Memento was a fun piece of site-specific theatre best explained as a ‘dramatic audio tour’. Groups of ten people were picked up by a boat in North Greenwich and taken across the river to Trinity Buoy Wharf. At that point they were each given an mp3 player and headphones and all told to press ‘play’ at the same time.
The group then split and converged as each person was guided on one of several different paths. The other members of the audience acted as unwitting figures in each other’s stories – so, for example, while two people were taken on an adventure into the lighthouse, other people outside were looking up and hearing a story about two figures in a lighthouse and the tragedy that befell them.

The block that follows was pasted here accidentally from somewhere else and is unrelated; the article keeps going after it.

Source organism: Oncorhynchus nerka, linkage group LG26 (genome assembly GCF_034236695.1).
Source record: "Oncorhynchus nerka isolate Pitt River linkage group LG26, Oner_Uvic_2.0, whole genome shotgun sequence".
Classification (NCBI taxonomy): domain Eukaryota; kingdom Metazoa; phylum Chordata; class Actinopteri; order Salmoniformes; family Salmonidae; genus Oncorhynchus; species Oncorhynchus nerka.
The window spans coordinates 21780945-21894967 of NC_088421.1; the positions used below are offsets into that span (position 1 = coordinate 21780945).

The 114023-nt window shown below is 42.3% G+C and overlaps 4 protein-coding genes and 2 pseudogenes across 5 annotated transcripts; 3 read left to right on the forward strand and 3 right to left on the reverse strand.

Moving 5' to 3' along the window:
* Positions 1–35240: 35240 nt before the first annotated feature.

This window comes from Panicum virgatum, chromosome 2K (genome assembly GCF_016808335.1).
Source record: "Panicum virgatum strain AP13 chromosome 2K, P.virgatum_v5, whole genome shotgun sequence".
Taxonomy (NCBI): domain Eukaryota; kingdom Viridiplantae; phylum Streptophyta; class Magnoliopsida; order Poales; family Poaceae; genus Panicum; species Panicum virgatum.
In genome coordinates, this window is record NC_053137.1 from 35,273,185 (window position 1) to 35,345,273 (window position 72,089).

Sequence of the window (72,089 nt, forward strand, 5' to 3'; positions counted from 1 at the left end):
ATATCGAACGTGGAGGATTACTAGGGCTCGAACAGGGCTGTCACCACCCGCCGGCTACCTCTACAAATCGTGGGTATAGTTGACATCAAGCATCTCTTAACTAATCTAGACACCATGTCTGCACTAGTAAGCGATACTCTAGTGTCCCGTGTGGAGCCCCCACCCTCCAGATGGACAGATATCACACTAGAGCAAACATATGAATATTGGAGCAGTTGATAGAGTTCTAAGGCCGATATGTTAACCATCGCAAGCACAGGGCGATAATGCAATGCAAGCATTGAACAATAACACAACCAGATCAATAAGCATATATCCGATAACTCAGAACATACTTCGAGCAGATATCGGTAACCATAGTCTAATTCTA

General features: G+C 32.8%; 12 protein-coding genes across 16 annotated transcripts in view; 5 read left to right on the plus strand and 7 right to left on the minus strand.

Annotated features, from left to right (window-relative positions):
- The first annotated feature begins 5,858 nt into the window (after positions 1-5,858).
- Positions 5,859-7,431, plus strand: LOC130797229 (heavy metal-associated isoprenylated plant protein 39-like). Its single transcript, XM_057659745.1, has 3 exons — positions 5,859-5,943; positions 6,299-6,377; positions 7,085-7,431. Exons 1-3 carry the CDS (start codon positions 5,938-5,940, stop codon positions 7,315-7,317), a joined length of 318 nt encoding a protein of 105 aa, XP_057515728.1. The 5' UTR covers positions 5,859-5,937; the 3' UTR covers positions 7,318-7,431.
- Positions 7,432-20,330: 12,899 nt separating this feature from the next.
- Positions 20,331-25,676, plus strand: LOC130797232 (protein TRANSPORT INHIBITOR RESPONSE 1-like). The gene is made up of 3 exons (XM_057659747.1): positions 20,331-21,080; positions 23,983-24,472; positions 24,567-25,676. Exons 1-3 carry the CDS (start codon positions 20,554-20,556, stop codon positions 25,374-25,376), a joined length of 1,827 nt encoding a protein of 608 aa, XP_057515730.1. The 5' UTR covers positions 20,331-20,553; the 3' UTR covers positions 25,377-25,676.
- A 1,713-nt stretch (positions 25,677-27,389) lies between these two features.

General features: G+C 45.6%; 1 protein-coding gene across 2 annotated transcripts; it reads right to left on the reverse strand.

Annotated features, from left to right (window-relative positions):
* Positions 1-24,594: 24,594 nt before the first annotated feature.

Trinity Buoy Wharf has a wonderfully rich history, and the soundtrack revealed some of the area’s darker secrets, including the disastrous launch of HMS Albion (which killed 37 bystanders) and the electrical experiments of Michael Faraday, who had a workshop on the site.
It was an atmospheric and exciting way of exploring an area’s past. It’s a format that deserves more exploration too.